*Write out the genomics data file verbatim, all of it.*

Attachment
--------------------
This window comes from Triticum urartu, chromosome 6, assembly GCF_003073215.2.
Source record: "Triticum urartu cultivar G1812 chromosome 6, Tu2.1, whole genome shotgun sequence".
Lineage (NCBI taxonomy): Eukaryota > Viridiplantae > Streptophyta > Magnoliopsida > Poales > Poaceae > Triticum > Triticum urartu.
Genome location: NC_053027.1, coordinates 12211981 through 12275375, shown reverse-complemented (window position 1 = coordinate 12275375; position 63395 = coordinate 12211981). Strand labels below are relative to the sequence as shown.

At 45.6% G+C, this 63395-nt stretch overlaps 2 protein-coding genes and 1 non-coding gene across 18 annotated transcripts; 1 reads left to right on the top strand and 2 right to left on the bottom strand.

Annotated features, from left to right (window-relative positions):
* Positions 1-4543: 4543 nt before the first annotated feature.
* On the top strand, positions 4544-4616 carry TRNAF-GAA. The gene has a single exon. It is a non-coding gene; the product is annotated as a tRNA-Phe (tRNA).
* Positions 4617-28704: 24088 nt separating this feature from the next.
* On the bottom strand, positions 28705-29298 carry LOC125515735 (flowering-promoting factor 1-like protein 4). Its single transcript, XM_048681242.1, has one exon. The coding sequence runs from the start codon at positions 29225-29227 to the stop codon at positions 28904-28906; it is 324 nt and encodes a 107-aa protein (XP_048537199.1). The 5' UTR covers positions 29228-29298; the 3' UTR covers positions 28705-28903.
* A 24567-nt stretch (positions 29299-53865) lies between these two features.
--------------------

This window comes from Triticum urartu, chromosome 6, assembly GCF_003073215.2.
Source record: "Triticum urartu cultivar G1812 chromosome 6, Tu2.1, whole genome shotgun sequence".
Lineage (NCBI taxonomy): Eukaryota > Viridiplantae > Streptophyta > Magnoliopsida > Poales > Poaceae > Triticum > Triticum urartu.
Genome location: NC_053027.1, coordinates 12211981 through 12275375, shown reverse-complemented (window position 1 = coordinate 12275375; position 63395 = coordinate 12211981). Strand labels below are relative to the sequence as shown.

At 45.6% G+C, this 63395-nt stretch overlaps 2 protein-coding genes and 1 non-coding gene across 18 annotated transcripts; 1 reads left to right on the top strand and 2 right to left on the bottom strand.

Annotated features, from left to right (window-relative positions):
* Positions 1-4543: 4543 nt before the first annotated feature.
* On the top strand, positions 4544-4616 carry TRNAF-GAA. The gene has a single exon. It is a non-coding gene; the product is annotated as a tRNA-Phe (tRNA).
* Positions 4617-28704: 24088 nt separating this feature from the next.
* On the bottom strand, positions 28705-29298 carry LOC125515735 (flowering-promoting factor 1-like protein 4). Its single transcript, XM_048681242.1, has one exon. The coding sequence runs from the start codon at positions 29225-29227 to the stop codon at positions 28904-28906; it is 324 nt and encodes a 107-aa protein (XP_048537199.1). The 5' UTR covers positions 29228-29298; the 3' UTR covers positions 28705-28903.
* A 24567-nt stretch (positions 29299-53865) lies between these two features.